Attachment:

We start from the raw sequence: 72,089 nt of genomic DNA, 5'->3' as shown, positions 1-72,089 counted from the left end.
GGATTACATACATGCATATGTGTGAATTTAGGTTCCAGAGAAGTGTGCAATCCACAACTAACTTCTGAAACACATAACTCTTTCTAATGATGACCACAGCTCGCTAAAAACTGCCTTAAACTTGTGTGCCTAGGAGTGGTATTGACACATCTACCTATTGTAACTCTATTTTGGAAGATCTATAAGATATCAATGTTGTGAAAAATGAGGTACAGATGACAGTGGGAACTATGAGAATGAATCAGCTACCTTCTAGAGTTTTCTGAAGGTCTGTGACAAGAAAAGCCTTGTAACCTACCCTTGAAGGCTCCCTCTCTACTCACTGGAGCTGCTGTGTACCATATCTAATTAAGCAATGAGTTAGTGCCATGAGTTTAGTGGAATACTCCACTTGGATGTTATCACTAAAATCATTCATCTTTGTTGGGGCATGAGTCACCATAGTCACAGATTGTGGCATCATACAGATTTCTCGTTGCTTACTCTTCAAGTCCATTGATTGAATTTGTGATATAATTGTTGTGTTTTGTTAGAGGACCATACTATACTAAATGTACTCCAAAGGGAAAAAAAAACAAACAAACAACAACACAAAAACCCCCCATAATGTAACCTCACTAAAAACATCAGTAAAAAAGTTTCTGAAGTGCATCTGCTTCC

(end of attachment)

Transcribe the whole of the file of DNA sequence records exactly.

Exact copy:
We start from the raw sequence: 72,089 nt of genomic DNA, 5'->3' as shown, positions 1-72,089 counted from the left end.
GGATTACATACATGCATATGTGTGAATTTAGGTTCCAGAGAAGTGTGCAATCCACAACTAACTTCTGAAACACATAACTCTTTCTAATGATGACCACAGCTCGCTAAAAACTGCCTTAAACTTGTGTGCCTAGGAGTGGTATTGACACATCTACCTATTGTAACTCTATTTTGGAAGATCTATAAGATATCAATGTTGTGAAAAATGAGGTACAGATGACAGTGGGAACTATGAGAATGAATCAGCTACCTTCTAGAGTTTTCTGAAGGTCTGTGACAAGAAAAGCCTTGTAACCTACCCTTGAAGGCTCCCTCTCTACTCACTGGAGCTGCTGTGTACCATATCTAATTAAGCAATGAGTTAGTGCCATGAGTTTAGTGGAATACTCCACTTGGATGTTATCACTAAAATCATTCATCTTTGTTGGGGCATGAGTCACCATAGTCACAGATTGTGGCATCATACAGATTTCTCGTTGCTTACTCTTCAAGTCCATTGATTGAATTTGTGATATAATTGTTGTGTTTTGTTAGAGGACCATACTATACTAAATGTACTCCAAAGGGAAAAAAAAACAAACAAACAACAACACAAAAACCCCCCATAATGTAACCTCACTAAAAACATCAGTAAAAAAGTTTCTGAAGTGCATCTGCTTCC